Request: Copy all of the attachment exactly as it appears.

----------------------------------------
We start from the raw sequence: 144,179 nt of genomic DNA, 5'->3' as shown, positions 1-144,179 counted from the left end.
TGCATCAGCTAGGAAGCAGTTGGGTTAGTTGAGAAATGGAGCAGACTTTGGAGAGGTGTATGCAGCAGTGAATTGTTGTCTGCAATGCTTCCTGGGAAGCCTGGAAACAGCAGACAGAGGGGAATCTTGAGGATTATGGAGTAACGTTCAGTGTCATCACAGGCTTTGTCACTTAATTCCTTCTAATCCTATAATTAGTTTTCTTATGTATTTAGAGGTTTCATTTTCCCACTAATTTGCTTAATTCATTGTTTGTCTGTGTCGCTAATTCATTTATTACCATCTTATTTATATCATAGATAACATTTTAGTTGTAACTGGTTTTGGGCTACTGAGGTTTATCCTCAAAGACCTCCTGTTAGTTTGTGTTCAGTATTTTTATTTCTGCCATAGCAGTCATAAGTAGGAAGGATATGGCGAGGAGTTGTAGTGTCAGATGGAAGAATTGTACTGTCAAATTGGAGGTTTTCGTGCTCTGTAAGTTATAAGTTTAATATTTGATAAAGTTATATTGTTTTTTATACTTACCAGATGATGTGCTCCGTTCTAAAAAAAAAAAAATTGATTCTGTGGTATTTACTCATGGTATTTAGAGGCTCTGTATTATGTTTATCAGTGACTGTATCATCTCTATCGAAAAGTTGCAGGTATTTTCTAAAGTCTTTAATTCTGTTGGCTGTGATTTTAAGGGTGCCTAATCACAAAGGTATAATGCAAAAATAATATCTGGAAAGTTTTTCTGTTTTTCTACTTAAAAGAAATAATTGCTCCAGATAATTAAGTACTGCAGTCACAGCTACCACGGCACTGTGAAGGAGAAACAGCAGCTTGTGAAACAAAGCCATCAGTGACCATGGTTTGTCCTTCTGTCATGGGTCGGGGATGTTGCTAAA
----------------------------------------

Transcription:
We start from the raw sequence: 144,179 nt of genomic DNA, 5'->3' as shown, positions 1-144,179 counted from the left end.
TGCATCAGCTAGGAAGCAGTTGGGTTAGTTGAGAAATGGAGCAGACTTTGGAGAGGTGTATGCAGCAGTGAATTGTTGTCTGCAATGCTTCCTGGGAAGCCTGGAAACAGCAGACAGAGGGGAATCTTGAGGATTATGGAGTAACGTTCAGTGTCATCACAGGCTTTGTCACTTAATTCCTTCTAATCCTATAATTAGTTTTCTTATGTATTTAGAGGTTTCATTTTCCCACTAATTTGCTTAATTCATTGTTTGTCTGTGTCGCTAATTCATTTATTACCATCTTATTTATATCATAGATAACATTTTAGTTGTAACTGGTTTTGGGCTACTGAGGTTTATCCTCAAAGACCTCCTGTTAGTTTGTGTTCAGTATTTTTATTTCTGCCATAGCAGTCATAAGTAGGAAGGATATGGCGAGGAGTTGTAGTGTCAGATGGAAGAATTGTACTGTCAAATTGGAGGTTTTCGTGCTCTGTAAGTTATAAGTTTAATATTTGATAAAGTTATATTGTTTTTTATACTTACCAGATGATGTGCTCCGTTCTAAAAAAAAAAAAATTGATTCTGTGGTATTTACTCATGGTATTTAGAGGCTCTGTATTATGTTTATCAGTGACTGTATCATCTCTATCGAAAAGTTGCAGGTATTTTCTAAAGTCTTTAATTCTGTTGGCTGTGATTTTAAGGGTGCCTAATCACAAAGGTATAATGCAAAAATAATATCTGGAAAGTTTTTCTGTTTTTCTACTTAAAAGAAATAATTGCTCCAGATAATTAAGTACTGCAGTCACAGCTACCACGGCACTGTGAAGGAGAAACAGCAGCTTGTGAAACAAAGCCATCAGTGACCATGGTTTGTCCTTCTGTCATGGGTCGGGGATGTTGCTAAA